Results: Of 502 patients, 263 (52%) reported high EB. In adjusted logistic regressions controlling for sociodemographic and clinical factors, patient report of optimal Doctor Communication-Positive Behaviors (adjusted odds ratio, 0.46; 95% confidence interval, 0.39-0.54), and optimal Trust (adjusted odds ratio, 0.65; 95% confidence interval, 0.54-0.78) were associated with lower EB. Doctor Communication-Health Promotion Communication was not associated with EB.

Discussion: Patient report of better doctor communication behavior and higher trust in physician are inversely associated with high EB among patients with diabetes. Further research should determine whether interventions improving patient physician communication and trust can lower the EB of diabetes.
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http://dx.doi.org/10.1097/MLR.0b013e3182641127DOI Listing
September 2012

Civil unrest and birthweight: an exploratory analysis of the 2007/2008 Kenyan Crisis.

Soc Sci Med 2012 May 23;74(9):1324-30. Epub 2012 Feb 23.

Maternal and Child Health, School of Public Health, University of California Berkeley, USA.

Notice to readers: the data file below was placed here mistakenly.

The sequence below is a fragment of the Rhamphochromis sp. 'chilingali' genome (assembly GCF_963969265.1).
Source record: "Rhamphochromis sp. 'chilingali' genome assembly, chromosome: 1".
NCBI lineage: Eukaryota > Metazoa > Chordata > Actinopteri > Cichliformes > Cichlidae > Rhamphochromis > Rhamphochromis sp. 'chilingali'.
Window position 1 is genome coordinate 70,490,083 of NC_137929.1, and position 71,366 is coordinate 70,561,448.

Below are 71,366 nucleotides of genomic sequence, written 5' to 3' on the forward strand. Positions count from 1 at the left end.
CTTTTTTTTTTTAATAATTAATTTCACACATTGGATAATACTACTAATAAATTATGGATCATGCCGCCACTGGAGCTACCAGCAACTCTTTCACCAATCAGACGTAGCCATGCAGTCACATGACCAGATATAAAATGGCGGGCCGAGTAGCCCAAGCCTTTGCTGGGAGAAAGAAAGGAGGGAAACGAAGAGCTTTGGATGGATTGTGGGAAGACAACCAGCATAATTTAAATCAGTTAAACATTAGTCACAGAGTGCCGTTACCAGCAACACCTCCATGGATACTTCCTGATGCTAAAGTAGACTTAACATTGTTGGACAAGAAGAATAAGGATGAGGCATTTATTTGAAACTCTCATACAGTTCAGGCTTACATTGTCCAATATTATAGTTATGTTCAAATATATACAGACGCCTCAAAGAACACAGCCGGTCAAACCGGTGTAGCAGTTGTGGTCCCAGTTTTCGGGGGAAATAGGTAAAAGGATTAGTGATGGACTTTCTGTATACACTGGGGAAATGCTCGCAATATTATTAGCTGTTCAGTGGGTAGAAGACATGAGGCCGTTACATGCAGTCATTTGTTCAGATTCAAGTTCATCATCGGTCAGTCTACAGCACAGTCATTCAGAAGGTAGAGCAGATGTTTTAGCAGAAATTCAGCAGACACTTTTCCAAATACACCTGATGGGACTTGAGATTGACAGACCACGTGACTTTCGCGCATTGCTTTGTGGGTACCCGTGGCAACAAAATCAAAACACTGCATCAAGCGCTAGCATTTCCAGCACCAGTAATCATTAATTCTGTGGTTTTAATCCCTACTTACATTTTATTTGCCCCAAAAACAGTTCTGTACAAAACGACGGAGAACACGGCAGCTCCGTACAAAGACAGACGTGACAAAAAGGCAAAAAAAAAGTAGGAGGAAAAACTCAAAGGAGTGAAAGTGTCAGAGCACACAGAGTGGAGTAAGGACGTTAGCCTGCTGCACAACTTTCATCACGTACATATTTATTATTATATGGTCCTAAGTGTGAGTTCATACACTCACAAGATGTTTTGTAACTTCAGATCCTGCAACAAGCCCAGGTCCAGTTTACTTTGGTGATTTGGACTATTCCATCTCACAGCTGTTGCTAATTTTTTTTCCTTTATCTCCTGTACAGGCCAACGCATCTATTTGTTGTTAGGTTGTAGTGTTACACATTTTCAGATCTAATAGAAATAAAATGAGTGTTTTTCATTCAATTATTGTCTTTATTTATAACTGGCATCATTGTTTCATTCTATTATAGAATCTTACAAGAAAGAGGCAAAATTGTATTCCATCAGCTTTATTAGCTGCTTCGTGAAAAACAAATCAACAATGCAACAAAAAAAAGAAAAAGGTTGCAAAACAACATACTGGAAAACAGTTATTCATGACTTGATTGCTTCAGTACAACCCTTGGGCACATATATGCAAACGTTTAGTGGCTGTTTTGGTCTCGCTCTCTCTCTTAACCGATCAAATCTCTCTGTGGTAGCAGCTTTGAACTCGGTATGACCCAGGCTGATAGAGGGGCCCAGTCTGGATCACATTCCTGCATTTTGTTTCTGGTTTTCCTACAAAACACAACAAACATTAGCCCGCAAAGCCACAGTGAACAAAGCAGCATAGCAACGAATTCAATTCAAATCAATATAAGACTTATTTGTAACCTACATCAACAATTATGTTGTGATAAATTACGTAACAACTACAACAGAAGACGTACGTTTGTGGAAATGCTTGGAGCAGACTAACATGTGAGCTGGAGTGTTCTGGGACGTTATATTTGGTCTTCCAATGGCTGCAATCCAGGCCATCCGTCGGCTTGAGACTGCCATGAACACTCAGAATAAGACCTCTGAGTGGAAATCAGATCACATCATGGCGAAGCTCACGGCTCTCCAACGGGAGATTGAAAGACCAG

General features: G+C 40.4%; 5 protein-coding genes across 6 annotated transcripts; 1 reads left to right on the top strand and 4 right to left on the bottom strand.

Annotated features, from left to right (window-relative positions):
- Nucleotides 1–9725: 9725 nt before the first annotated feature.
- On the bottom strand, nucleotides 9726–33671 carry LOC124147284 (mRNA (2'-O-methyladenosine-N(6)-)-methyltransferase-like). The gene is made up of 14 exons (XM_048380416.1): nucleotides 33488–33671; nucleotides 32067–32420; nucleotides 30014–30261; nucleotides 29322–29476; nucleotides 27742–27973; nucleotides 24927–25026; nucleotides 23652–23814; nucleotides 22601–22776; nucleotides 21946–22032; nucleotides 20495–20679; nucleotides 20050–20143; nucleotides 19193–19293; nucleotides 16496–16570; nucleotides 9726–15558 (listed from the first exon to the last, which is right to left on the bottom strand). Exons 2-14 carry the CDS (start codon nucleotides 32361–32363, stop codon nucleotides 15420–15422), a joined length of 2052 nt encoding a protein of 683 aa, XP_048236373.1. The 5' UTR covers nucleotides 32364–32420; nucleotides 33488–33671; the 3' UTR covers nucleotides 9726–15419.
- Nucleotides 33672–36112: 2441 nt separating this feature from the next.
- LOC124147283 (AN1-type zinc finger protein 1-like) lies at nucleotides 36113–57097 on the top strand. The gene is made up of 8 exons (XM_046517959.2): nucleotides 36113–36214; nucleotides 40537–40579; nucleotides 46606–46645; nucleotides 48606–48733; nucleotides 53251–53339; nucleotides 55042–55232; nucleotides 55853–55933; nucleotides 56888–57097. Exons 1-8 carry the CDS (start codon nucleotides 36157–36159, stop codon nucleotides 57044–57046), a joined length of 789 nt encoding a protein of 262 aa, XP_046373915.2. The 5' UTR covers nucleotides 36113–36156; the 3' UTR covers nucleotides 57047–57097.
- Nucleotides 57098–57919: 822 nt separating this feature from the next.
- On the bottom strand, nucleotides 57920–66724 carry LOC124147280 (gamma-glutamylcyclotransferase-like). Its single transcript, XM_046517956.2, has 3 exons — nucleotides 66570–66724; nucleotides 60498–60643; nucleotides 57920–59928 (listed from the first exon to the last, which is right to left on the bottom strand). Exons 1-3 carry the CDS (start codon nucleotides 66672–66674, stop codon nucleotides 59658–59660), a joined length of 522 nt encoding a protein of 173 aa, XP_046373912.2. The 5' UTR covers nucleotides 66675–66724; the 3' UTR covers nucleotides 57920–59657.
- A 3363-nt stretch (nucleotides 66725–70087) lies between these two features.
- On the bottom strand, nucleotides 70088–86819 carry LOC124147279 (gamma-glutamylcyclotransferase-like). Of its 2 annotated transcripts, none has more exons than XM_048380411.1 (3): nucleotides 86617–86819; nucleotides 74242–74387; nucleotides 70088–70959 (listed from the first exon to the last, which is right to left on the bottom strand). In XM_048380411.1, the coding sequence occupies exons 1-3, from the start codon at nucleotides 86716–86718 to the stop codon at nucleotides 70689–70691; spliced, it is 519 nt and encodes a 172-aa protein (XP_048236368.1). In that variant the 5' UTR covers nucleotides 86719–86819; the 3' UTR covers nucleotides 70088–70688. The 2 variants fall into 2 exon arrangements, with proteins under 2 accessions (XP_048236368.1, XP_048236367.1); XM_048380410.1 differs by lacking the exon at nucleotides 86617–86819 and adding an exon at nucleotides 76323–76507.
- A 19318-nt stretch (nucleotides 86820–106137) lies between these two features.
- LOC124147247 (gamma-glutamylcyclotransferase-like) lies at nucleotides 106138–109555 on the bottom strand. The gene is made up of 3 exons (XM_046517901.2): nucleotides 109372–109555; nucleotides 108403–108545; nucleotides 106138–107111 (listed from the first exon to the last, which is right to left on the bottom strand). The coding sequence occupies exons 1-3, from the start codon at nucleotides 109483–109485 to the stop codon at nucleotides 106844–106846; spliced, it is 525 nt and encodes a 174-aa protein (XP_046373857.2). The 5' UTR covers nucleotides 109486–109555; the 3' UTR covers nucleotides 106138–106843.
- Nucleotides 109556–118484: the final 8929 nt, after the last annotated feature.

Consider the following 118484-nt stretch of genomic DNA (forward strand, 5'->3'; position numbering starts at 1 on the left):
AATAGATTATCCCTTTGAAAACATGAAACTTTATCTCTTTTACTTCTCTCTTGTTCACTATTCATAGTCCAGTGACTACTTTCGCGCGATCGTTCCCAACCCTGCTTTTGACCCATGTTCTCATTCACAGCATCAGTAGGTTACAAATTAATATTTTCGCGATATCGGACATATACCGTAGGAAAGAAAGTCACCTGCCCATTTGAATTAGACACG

For decades, Africa has been plagued by political and ethnic conflict, the health ramifications of which are often not investigated. A crisis occurred recently in Kenya following the 2007 presidential election. Ethnic violence ensued, targeting the incumbent President Kibaki's Kikuyu people. The violence occurred primarily in Nairobi and the Rift Valley of Kenya. We sought to examine the association between exposure to the 2007/2008 Kenyan Crisis and birthweight. Using the 2008/2009 Kenyan Demographic and Health Survey (KDHS), we compared birthweights of infants in utero or not yet conceived during the 15 months after the political turmoil following the 2007 presidential election (exposed) to those who were born before the crisis (unexposed). There were 663 "exposed" and 687 "unexposed" infants. Multivariate regression was used. We examined the possibility of two-way and three-way interactions between exposure status, ethnicity (Kikuyu versus non-Kikuyu), and region (violent region versus not). Overall, exposure to the Kenyan Crisis was associated with lower birthweight. Kikuyu women living in a violent region who were exposed during their 2nd trimester had the greatest difference in birthweight in comparison to all unexposed infants: 564.4g lower (95% CI 285.1, 843.6). Infants of Kikuyu exposed during the 2nd trimester and living in a violent region weighed 603.6g less (95% CI 333.6, 873.6) than Kikuyu infants born during the unexposed period. Political unrest may have implications for the birthweight of infants, particularly among targeted populations. Given the adverse sequelae associated with lowered birthweight, these results suggest that particular attention should be paid to pregnant women and targeted ethnic groups following such events.
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http://dx.doi.org/10.1016/j.socscimed.2012.01.019DOI Listing
May 2012